Molecular imaging employs advanced imaging technologies to study the key molecules and molecular events that drive the malignant process. In particular, Positron Emission Tomography (PET) is well suited to the molecular imaging of cancer in the clinic. The most common radiotracer for this purpose is (F-18) Fluorodeoxyglucose or FDG, and in the United States in 2006, it is estimated that more that 1,000,000 patients had a PET scan during the work-up of their cancer, especially lung, colon, head and neck, lymphoma, breast and brain cancers. FDG is a glucose analog, and FDG is avidly taken up by most human cancers, usually in proportion to their degree of malignancy. PET imaging with FDG is a powerful tool for accurately staging cancers, so that the best treatment is chosen. In addition, PET with FDG is useful in monitoring treatment response of anti-cancer therapies. Other agents also image important processes or molecules, including proliferation, (F-18) F-L-thymidine,(F-18) F-L-thymidine,and the expression of key molecules, such as integrins that occur during ike new blood vessels formation, or radioligands that target endocrine receptors (such as (F-18) Flourodihydrotestosterone for androgen receptor.) In the future, we anticipate non-invasive immunotypic of cancers with radiolabeled antibodies, such as Iodine-124 G250, and antibody which binds to carbonic andhydrase IX, a chronic hypoxia reactant protein. Under the right circumstances, specific gene expression can be imaged. In summary, the expanding capability molecular imaging allows for targeting of the molecules which underly the cancer phenotype and clinical applications, particularly in cancer pharmacology, are beginning to individualize cancer care and positively impact development of new cancer therapeutics.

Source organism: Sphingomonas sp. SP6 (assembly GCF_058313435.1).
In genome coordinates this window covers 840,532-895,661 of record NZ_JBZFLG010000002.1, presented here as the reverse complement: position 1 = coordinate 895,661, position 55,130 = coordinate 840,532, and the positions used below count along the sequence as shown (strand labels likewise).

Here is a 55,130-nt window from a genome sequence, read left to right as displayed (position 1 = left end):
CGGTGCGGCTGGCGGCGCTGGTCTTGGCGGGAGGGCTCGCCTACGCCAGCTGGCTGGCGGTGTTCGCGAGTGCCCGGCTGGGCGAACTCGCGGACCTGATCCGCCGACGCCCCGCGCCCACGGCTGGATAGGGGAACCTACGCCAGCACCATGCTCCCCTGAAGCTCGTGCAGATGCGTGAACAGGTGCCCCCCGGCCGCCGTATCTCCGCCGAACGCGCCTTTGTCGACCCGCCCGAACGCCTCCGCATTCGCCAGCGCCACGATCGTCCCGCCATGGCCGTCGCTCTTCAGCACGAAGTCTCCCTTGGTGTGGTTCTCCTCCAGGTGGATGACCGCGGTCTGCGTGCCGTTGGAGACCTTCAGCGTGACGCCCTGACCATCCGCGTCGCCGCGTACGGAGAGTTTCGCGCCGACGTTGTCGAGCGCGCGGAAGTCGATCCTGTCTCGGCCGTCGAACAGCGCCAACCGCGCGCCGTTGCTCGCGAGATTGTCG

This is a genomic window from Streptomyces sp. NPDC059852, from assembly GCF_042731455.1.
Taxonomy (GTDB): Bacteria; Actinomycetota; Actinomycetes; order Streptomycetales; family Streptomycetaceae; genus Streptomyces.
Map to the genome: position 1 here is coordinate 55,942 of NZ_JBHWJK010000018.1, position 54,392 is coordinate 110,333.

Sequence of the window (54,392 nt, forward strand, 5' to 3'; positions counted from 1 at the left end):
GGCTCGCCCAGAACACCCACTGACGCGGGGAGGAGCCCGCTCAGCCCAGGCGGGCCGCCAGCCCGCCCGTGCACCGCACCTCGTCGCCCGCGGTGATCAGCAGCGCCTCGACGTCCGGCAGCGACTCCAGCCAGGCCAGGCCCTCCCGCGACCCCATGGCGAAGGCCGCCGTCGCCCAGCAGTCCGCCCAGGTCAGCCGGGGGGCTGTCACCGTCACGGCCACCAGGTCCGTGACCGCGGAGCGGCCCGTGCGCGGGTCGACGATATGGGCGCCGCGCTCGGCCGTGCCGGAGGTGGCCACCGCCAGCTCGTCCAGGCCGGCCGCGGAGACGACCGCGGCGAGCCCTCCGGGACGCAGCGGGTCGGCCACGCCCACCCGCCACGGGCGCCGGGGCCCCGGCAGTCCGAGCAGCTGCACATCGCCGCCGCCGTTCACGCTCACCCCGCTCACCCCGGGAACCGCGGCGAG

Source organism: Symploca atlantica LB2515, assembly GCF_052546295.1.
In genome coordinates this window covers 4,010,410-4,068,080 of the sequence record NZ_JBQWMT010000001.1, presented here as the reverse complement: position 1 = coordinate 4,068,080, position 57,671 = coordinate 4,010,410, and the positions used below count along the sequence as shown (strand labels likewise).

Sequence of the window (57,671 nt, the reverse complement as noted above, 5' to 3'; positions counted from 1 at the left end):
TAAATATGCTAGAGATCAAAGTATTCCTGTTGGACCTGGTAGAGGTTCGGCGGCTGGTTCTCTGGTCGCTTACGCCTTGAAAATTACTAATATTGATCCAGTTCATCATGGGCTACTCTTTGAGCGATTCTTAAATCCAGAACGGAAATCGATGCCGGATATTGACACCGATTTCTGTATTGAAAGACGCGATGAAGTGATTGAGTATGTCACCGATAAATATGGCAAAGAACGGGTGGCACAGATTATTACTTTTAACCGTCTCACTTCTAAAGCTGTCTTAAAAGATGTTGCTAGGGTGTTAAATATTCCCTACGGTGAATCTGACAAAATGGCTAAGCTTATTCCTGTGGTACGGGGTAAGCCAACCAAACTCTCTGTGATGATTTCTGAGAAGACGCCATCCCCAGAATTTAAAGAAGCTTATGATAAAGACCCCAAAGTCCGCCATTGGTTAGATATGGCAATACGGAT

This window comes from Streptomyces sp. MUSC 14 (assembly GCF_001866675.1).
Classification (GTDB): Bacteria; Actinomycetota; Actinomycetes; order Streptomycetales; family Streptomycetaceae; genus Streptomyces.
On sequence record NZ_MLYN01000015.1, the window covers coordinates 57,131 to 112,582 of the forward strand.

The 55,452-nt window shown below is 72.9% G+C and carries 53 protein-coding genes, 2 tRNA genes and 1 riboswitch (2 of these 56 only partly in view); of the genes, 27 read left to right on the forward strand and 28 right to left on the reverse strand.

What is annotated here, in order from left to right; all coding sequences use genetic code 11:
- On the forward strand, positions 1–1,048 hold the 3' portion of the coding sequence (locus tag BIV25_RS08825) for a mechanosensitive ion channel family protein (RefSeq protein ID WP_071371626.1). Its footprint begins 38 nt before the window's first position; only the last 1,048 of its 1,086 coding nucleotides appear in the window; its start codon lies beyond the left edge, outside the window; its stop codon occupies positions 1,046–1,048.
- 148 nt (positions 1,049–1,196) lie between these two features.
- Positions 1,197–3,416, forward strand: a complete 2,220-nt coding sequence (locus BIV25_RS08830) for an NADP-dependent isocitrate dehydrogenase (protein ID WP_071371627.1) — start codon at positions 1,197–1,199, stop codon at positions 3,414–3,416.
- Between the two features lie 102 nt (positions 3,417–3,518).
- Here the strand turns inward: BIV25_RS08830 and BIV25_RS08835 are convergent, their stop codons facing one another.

98th AACR Annual Meeting-- Apr 14-18, 2007; Los Angeles, CA